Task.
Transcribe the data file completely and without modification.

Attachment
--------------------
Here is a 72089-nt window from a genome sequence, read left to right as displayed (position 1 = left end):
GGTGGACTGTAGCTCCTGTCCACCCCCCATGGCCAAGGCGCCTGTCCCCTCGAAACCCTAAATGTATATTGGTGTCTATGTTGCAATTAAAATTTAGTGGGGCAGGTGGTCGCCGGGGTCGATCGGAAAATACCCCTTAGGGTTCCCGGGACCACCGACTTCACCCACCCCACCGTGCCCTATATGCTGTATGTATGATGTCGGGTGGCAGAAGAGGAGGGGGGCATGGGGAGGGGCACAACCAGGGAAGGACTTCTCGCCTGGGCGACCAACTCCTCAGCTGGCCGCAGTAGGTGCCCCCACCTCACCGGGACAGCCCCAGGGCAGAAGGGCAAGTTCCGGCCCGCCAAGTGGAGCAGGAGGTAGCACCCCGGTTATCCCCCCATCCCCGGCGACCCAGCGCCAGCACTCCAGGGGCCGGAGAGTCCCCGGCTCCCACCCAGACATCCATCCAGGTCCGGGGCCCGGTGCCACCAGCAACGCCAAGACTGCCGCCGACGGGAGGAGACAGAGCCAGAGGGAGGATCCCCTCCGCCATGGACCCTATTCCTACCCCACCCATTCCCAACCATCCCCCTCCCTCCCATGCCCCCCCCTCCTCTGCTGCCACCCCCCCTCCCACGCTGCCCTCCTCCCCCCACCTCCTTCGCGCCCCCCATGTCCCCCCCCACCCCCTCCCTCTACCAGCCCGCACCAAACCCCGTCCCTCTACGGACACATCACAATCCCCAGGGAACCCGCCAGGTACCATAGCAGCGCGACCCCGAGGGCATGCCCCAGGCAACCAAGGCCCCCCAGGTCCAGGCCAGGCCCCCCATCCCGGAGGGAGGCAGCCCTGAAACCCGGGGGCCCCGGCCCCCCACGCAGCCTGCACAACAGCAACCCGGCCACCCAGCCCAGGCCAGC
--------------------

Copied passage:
Here is a 72089-nt window from a genome sequence, read left to right as displayed (position 1 = left end):
GGTGGACTGTAGCTCCTGTCCACCCCCCATGGCCAAGGCGCCTGTCCCCTCGAAACCCTAAATGTATATTGGTGTCTATGTTGCAATTAAAATTTAGTGGGGCAGGTGGTCGCCGGGGTCGATCGGAAAATACCCCTTAGGGTTCCCGGGACCACCGACTTCACCCACCCCACCGTGCCCTATATGCTGTATGTATGATGTCGGGTGGCAGAAGAGGAGGGGGGCATGGGGAGGGGCACAACCAGGGAAGGACTTCTCGCCTGGGCGACCAACTCCTCAGCTGGCCGCAGTAGGTGCCCCCACCTCACCGGGACAGCCCCAGGGCAGAAGGGCAAGTTCCGGCCCGCCAAGTGGAGCAGGAGGTAGCACCCCGGTTATCCCCCCATCCCCGGCGACCCAGCGCCAGCACTCCAGGGGCCGGAGAGTCCCCGGCTCCCACCCAGACATCCATCCAGGTCCGGGGCCCGGTGCCACCAGCAACGCCAAGACTGCCGCCGACGGGAGGAGACAGAGCCAGAGGGAGGATCCCCTCCGCCATGGACCCTATTCCTACCCCACCCATTCCCAACCATCCCCCTCCCTCCCATGCCCCCCCCTCCTCTGCTGCCACCCCCCCTCCCACGCTGCCCTCCTCCCCCCACCTCCTTCGCGCCCCCCATGTCCCCCCCCACCCCCTCCCTCTACCAGCCCGCACCAAACCCCGTCCCTCTACGGACACATCACAATCCCCAGGGAACCCGCCAGGTACCATAGCAGCGCGACCCCGAGGGCATGCCCCAGGCAACCAAGGCCCCCCAGGTCCAGGCCAGGCCCCCCATCCCGGAGGGAGGCAGCCCTGAAACCCGGGGGCCCCGGCCCCCCACGCAGCCTGCACAACAGCAACCCGGCCACCCAGCCCAGGCCAGC